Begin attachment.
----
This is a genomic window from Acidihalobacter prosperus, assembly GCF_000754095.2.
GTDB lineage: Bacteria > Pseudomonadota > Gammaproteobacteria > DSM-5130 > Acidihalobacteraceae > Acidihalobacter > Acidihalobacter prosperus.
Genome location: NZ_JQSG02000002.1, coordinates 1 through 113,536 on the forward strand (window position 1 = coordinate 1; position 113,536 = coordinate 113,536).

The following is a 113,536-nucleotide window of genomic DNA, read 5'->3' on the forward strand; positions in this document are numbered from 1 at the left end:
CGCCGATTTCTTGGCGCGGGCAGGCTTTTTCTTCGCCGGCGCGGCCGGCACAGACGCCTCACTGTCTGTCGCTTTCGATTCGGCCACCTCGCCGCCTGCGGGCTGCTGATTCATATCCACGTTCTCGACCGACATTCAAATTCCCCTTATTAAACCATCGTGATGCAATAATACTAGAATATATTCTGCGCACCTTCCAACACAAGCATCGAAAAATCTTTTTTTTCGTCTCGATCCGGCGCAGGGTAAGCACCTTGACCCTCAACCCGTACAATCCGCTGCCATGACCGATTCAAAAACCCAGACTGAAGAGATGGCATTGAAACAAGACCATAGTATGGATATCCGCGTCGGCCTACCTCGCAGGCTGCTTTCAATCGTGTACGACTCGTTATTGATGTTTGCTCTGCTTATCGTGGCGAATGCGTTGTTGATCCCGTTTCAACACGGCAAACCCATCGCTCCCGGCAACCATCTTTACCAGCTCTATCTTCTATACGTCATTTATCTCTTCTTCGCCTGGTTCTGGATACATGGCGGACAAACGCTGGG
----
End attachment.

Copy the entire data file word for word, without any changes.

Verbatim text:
This is a genomic window from Acidihalobacter prosperus, assembly GCF_000754095.2.
GTDB lineage: Bacteria > Pseudomonadota > Gammaproteobacteria > DSM-5130 > Acidihalobacteraceae > Acidihalobacter > Acidihalobacter prosperus.
Genome location: NZ_JQSG02000002.1, coordinates 1 through 113,536 on the forward strand (window position 1 = coordinate 1; position 113,536 = coordinate 113,536).

The following is a 113,536-nucleotide window of genomic DNA, read 5'->3' on the forward strand; positions in this document are numbered from 1 at the left end:
CGCCGATTTCTTGGCGCGGGCAGGCTTTTTCTTCGCCGGCGCGGCCGGCACAGACGCCTCACTGTCTGTCGCTTTCGATTCGGCCACCTCGCCGCCTGCGGGCTGCTGATTCATATCCACGTTCTCGACCGACATTCAAATTCCCCTTATTAAACCATCGTGATGCAATAATACTAGAATATATTCTGCGCACCTTCCAACACAAGCATCGAAAAATCTTTTTTTTCGTCTCGATCCGGCGCAGGGTAAGCACCTTGACCCTCAACCCGTACAATCCGCTGCCATGACCGATTCAAAAACCCAGACTGAAGAGATGGCATTGAAACAAGACCATAGTATGGATATCCGCGTCGGCCTACCTCGCAGGCTGCTTTCAATCGTGTACGACTCGTTATTGATGTTTGCTCTGCTTATCGTGGCGAATGCGTTGTTGATCCCGTTTCAACACGGCAAACCCATCGCTCCCGGCAACCATCTTTACCAGCTCTATCTTCTATACGTCATTTATCTCTTCTTCGCCTGGTTCTGGATACATGGCGGACAAACGCTGGG